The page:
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Red-light camera opponent takes on area cities

LOS ANGELES — In 2002, Jim Lissner was captured on camera running a red light in Culver City — an incident that has spurred 14 years of activism to rid the state of red-light cameras.

When Lissner went to court to contest his $270 citation, he expected he would see a lot of young people who drove with “lead feet.”

But what he found fueled his cynicism toward local governments and red-light camera companies.

“It was an older, middle-class crowd, not your typical law violators,” Lissner said. “It seemed like a business plan. Instead of giving tickets to young people who can’t afford them, the cameras are targeting people who are afraid that the ticket will go on their record so they won’t fight them in court.”

Lissner said the traffic cameras were set to flash on the shortest possible interval between a yellow and red light. Therefore, older people who are less likely to accelerate or hit the brakes sharply were more susceptible to getting caught in the intersection.

Now, Lissner has turned his attention toward the city of Commerce, since that city’s contract with Redflex, a company that provides vehicular monitoring technology, is up for renewal a year from now.

Lissner planned to address the Commerce City Council at its Nov. 8 meeting, urging the council to cancel the contract with Redflex when it expires.

He pointed to a report by the city of San Francisco MTA, which runs the city’s 19-year-old red-light camera program, that showed the installation of red light cameras seldom led to fewer accidents. Instead, reductions occurred after engineering changes were made, such as making yellow lights longer and adding an arrow for left turns.

On his website, Lissner shares a graph that shows around 22,000 people have received tickets so far this year from red-light cameras in Commerce.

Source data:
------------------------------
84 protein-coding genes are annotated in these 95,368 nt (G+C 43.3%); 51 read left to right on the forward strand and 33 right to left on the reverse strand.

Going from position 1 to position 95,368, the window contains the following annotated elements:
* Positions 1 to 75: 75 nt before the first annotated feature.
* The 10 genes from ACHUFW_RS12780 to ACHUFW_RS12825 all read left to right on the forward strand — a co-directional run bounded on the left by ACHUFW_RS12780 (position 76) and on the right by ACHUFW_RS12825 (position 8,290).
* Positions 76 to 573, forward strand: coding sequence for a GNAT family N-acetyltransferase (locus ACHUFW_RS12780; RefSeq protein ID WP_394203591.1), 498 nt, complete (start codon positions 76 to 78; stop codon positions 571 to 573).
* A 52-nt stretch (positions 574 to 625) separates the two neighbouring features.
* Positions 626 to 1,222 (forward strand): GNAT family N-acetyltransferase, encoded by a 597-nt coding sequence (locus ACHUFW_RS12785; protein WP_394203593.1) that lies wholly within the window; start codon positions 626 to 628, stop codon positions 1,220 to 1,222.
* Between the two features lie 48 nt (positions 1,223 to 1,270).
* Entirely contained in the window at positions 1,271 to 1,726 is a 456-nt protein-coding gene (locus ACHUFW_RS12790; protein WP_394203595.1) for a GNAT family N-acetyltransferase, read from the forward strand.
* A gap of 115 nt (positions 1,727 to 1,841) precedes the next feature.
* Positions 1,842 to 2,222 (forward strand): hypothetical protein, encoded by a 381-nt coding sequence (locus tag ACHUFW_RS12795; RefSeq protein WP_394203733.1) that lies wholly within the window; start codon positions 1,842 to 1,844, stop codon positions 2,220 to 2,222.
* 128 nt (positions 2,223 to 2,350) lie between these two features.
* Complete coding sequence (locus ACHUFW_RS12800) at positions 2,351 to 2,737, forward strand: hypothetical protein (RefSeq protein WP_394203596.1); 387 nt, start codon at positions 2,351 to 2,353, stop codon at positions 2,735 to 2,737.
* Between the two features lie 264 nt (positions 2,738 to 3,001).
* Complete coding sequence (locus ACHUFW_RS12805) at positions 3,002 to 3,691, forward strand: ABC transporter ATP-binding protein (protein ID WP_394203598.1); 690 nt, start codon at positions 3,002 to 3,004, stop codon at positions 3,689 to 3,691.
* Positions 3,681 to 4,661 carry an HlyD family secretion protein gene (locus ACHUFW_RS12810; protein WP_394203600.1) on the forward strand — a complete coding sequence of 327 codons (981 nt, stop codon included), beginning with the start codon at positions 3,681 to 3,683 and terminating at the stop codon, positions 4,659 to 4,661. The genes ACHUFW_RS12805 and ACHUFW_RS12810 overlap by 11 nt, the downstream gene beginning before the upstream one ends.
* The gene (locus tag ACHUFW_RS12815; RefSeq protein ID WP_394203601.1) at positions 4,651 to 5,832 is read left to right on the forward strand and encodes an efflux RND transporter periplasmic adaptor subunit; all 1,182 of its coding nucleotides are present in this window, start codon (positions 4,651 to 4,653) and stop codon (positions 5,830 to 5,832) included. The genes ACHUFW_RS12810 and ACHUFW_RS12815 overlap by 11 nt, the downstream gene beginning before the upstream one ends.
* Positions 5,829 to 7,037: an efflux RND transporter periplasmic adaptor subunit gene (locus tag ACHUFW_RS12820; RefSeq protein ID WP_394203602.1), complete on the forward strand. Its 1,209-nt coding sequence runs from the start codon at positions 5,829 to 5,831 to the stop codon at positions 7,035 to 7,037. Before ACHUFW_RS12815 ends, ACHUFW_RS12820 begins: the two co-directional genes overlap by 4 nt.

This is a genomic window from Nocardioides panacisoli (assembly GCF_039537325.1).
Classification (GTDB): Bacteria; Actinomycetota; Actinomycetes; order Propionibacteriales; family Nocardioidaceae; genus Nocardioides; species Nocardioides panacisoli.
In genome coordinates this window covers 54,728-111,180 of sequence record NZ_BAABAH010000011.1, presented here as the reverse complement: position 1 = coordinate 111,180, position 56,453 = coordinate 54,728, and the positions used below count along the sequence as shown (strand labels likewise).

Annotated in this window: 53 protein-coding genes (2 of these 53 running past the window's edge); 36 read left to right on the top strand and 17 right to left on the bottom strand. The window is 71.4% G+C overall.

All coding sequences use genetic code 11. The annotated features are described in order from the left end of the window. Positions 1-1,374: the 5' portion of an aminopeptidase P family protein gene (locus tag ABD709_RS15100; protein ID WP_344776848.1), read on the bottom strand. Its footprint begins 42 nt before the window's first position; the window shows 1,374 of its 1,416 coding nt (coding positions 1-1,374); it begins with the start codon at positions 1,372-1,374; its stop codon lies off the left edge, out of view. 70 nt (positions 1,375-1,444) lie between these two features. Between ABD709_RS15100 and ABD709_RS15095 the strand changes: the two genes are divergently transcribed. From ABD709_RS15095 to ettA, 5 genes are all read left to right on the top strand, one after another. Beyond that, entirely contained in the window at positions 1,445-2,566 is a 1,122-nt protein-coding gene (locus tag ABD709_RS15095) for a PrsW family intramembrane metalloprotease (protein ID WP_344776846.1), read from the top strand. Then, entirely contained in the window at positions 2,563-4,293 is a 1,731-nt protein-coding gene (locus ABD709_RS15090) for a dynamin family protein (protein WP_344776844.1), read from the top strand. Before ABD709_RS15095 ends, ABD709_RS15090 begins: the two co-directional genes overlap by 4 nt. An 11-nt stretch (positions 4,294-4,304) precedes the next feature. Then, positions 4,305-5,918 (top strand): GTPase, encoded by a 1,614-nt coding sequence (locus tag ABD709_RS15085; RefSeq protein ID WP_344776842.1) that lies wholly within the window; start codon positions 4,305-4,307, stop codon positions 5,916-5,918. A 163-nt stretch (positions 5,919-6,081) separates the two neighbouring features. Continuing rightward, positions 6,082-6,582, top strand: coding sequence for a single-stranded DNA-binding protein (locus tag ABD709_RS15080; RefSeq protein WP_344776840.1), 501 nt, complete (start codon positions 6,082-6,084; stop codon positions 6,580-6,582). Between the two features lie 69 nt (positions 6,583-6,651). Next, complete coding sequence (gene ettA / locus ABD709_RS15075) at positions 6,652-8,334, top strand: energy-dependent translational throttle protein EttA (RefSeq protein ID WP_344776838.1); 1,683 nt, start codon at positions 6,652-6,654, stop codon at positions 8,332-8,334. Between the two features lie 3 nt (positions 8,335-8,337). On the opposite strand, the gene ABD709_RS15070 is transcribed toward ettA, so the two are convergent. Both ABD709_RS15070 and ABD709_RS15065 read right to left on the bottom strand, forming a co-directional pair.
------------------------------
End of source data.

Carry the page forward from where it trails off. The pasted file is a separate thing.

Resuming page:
“There can’t be that many bad drivers in Commerce,” said Jay Beeber, the executive director for Safer Streets L.A. “The cameras aren’t doing their job to scare people into abiding by traffic laws if that many people are being ticketed.”

Beeber also said red light cameras do little to improve traffic safety, as the violations they target, mainly rolling stops on right turns and left turns on yellow lights, are not the types of infractions that cause accidents.

“Nobody will be in the intersection within a second of another car’s left turn,” he said.

Although he recommends stopping the use of all red light cameras, he pointed to West Hollywood’s program, which only tickets drivers moving straight through red lights, rather than on a turn, as a example of responsible camera use.

Other Southern California cities that employ the use of red-light cameras include Montebello, Hawthorne, Lynwood and Culver City. The city of Los Angeles shut down its red-light cameras in 2011, but other agencies are operating cameras near rail line crossings.

The Metropolitan Transportation Authority has more than 100 red-light cameras, located at road crossings along its Orange Line busway in the San Fernando Valley, along the Eastside Gold Line light rail in East L.A., along the Expo Line light rail, which runs from downtown to West L.A. and Culver City, and along the Blue Line light rail which runs between downtown and Long Beach, according to Lissner’s website.

Some other areas identified with MTA tickets are downtown Los Angeles, USC, El Monte, South Gate and Compton.

Although the MTA’s camera system is different than the one formerly operated by the city of Los Angeles, the Los Angeles County Sheriff’s Department issues the tickets, under contract with the MTA.

According to Beeber, the cameras are not only activated when a motorist runs a light, but are recording the area at all times. The footage is then reviewed and citations are issued.

“Do you want to live in a society where the government captures video for technical violations and then charges people a $500 fine?” Beeber asked. “I’m sure if you followed anybody around with a video camera all day you would catch them doing something illegal.”

The fines can have a disproportionate effect on low-income residents. In Commerce, around 26 percent of residents earn an income below the poverty line, more than the state average of 22 percent.

“Think of what a $500 ticket does to somebody on minimum wage,” Beeber said.